Many of you may have received new credit cards recently which contain a small metallic square on the left front of the card. These are new EMV (Europay, Mastercard and Visa) cards which are being used to authenticate card transactions with computer chips and related technology. If you are like me, you didn’t even pay much attention when the new card came in the mail since your old one was expiring. When I went to swipe it at the store, the cashier had to show me how to insert the card into the bottom of the terminal.
The new technology is being implemented to improve payment security by making it harder for fraudsters to counterfeit cards. The magnetic strips on our previous cards contained unchanging data which if obtained by a fraudster could be easily replicated. The new chips create a new transaction code for each purchase which cannot be used again. A fraudster who tries to duplicate the transaction code will find him/herself being denied when they try to use the counterfeited card.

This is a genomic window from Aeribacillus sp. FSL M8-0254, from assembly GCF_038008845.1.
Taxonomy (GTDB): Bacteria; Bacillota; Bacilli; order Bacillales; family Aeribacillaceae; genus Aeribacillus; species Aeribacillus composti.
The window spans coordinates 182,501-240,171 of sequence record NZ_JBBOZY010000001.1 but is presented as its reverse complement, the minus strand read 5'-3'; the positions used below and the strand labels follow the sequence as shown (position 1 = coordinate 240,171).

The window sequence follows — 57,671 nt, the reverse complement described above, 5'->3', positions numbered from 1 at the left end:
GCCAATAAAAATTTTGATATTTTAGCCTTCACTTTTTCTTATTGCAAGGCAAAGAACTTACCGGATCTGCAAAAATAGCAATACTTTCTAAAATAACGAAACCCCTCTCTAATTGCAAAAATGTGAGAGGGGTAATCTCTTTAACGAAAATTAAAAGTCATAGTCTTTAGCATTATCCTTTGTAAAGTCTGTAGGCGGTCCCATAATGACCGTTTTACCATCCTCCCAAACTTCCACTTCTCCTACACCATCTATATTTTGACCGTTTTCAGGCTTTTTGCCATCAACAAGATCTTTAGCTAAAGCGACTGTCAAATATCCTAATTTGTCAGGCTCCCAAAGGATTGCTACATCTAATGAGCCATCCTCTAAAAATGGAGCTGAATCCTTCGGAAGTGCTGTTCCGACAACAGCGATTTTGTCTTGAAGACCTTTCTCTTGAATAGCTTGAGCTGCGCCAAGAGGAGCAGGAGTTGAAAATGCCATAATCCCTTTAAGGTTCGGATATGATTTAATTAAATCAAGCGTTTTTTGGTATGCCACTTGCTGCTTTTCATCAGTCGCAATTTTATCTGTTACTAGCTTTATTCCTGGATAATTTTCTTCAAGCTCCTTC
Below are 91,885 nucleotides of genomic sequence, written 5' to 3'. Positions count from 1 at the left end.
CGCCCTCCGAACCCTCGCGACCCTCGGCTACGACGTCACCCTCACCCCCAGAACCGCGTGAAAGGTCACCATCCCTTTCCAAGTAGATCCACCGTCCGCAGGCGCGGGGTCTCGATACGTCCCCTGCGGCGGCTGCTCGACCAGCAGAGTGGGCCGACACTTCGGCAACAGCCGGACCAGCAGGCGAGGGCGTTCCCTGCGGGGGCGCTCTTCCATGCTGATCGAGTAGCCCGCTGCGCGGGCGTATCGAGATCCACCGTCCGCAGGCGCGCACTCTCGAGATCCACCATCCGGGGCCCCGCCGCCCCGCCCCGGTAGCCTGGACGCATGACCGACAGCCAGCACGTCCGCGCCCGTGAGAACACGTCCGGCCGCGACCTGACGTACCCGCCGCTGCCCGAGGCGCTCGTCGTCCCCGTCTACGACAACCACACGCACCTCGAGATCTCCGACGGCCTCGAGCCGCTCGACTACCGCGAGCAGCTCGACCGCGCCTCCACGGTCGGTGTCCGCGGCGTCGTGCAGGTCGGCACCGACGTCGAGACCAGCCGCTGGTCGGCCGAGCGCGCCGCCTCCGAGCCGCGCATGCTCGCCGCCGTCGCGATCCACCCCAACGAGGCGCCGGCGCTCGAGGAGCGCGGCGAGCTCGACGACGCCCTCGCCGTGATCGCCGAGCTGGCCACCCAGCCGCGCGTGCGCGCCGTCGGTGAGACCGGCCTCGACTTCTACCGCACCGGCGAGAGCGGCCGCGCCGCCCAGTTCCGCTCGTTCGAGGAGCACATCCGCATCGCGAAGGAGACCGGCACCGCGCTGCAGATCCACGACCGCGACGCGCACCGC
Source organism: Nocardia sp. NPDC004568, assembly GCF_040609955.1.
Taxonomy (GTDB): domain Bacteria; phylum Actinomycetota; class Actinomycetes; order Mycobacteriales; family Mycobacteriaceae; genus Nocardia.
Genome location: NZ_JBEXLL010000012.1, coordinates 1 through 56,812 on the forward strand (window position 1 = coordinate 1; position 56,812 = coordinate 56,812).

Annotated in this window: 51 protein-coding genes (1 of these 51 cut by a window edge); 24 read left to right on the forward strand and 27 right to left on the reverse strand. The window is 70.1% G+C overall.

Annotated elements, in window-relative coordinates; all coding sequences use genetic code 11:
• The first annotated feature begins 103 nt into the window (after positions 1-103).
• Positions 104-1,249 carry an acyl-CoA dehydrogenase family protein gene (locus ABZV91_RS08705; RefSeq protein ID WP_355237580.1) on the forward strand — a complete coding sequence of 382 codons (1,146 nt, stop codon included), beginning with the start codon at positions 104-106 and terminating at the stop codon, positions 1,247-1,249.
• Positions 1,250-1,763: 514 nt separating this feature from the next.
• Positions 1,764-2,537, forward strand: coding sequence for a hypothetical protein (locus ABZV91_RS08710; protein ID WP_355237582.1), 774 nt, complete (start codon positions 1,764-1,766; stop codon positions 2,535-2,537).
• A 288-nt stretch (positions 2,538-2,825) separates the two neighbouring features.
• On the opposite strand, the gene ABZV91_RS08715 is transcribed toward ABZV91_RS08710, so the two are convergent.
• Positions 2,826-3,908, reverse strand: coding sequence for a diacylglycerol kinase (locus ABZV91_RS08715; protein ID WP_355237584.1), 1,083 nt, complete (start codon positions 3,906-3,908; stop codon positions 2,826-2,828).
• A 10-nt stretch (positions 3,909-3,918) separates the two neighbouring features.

The use of the new EMV technology won’t eliminate data breaches but experts are hopeful it will significantly reduce them, at least from in store breaches. Online retailers will still be vulnerable as many fraudsters will switch focus from in person data breaches to online. Great Britain began using the chip technology in 2001. According to the UK Cards Association, online fraud rose 55%t between 2005 and 2008.
Small businesses may be most vulnerable due to limited resources to use sophisticated software to quickly determine whether or not a transaction is fraudulent. The software can analyze a number of factors in a transaction including matching shipping and billing addresses, whether the transaction is placed from an unfamiliar computer or whether the email provided is unfamiliar.
As always, remain vigilant in checking your personal credit card statements and credit history.
Melissa Loughlin-Sines, CPA, CFE, CVA, CFF, ABV